This is a problem, since solicitors don’t come cheap. If you have legal expenses cover as part of your insurance policy, though, both legal advice and costs in a civil case would be covered.

How Does Legal Expenses Cover Protect You?

Having legal expenses cover can protect you against legal expenses in a wide range of situations, including:

  • Personal injury or death — If someone is claiming compensation for an injury sustained on your property, your legal expenses will usually be covered up to a specified amount.
  • Purchase or sale of property — You’re protected against expenses from contractual disputes during the sale of a property — with an estate agent or removal company, for instance.
  • Property disputes — The costs of a dispute over boundaries, noisy neighbours, damage to property and similar causes will be covered.
  • Consumer disputes — If you buy, sell or hire goods in your home, your expenses for disputes are covered.
  • Employment disputes — Legal expenses cover can pay the costs for an employment dispute, such as unfair dismissal, involving a tribunal.
  • Tax investigation — You can claim legal costs involved with HMRC investigating your tax affairs.

Legal expenses cover may already be included in your home insurance policy, but if you don’t know it’s there you could lose out. On the other hand, if you find your policy doesn’t include it, perhaps it’s time to rethink your home insurance cover.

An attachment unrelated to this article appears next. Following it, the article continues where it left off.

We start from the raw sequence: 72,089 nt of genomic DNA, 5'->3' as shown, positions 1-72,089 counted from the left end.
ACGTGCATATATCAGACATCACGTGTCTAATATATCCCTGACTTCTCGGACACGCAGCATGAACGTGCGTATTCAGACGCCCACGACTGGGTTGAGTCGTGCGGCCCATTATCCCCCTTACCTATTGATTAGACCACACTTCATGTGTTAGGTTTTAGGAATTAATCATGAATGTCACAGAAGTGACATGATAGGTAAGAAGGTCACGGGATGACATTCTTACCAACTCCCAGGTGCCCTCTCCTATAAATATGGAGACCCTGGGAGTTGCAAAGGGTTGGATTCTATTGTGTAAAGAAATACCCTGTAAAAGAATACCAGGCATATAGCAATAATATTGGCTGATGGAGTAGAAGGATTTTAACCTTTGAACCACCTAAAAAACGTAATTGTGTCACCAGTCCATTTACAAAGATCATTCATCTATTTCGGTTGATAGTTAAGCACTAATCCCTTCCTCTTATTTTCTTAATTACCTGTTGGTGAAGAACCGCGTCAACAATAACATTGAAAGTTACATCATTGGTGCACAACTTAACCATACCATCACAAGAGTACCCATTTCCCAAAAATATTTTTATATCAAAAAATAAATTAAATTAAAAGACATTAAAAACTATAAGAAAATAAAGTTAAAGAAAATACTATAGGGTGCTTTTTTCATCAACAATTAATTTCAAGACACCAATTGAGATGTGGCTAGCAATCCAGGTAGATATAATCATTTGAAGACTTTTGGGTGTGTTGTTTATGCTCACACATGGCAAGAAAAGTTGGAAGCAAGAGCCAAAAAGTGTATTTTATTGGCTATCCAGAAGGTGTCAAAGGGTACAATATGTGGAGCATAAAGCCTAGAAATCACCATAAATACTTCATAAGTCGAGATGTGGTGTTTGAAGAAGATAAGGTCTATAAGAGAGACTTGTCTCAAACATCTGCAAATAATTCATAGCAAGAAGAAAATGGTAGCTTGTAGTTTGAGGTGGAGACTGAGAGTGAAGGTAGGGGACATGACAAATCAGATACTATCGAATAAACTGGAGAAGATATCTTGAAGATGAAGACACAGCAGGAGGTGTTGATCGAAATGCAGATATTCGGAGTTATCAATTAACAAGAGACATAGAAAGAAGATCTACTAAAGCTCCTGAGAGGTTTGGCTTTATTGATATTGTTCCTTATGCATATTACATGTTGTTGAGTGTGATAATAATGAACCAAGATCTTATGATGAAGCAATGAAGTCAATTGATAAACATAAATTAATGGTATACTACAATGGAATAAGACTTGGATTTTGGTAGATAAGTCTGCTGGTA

High-Value Possessions — How to Make Sure They’re Covered by Your Insurance

Our last newsletter, on setting the right level of contents cover, seems to have sparked a lot of interest, judging from the questions we’ve received. Many of these have been about the thorny issue of high-value possessions.

What Are High-Value Possessions?

Put simply, a high-value item is any possession valued at above the allowed level specified in your insurance policy. Most people think in terms of jewellery and watches, but it could be books, art, collections, equipment or even clothing. And they’re not only at risk of burglary. Fire or flood can destroy possessions of high monetary or sentimental value.

You may have some idea of the value if you’ve bought the item yourself, though it may still be higher than you thought, but if you’ve received it as a gift the chances are you won’t know the value. If you’re in any doubt at all, it’s best to get items valued, and they should be specified in the policy if they’re above the value — otherwise, the Insurer’s loss adjuster is likely to refuse payment for them.

In almost every case Allied Claims comes across, the policy-holder assumed it would never happen to them. In one recent case, for instance, the claimant lost out on an entire £91,000 claim because they were under-insured and hadn’t specified several high-value items.

How Do I Make Sure I’m Covered?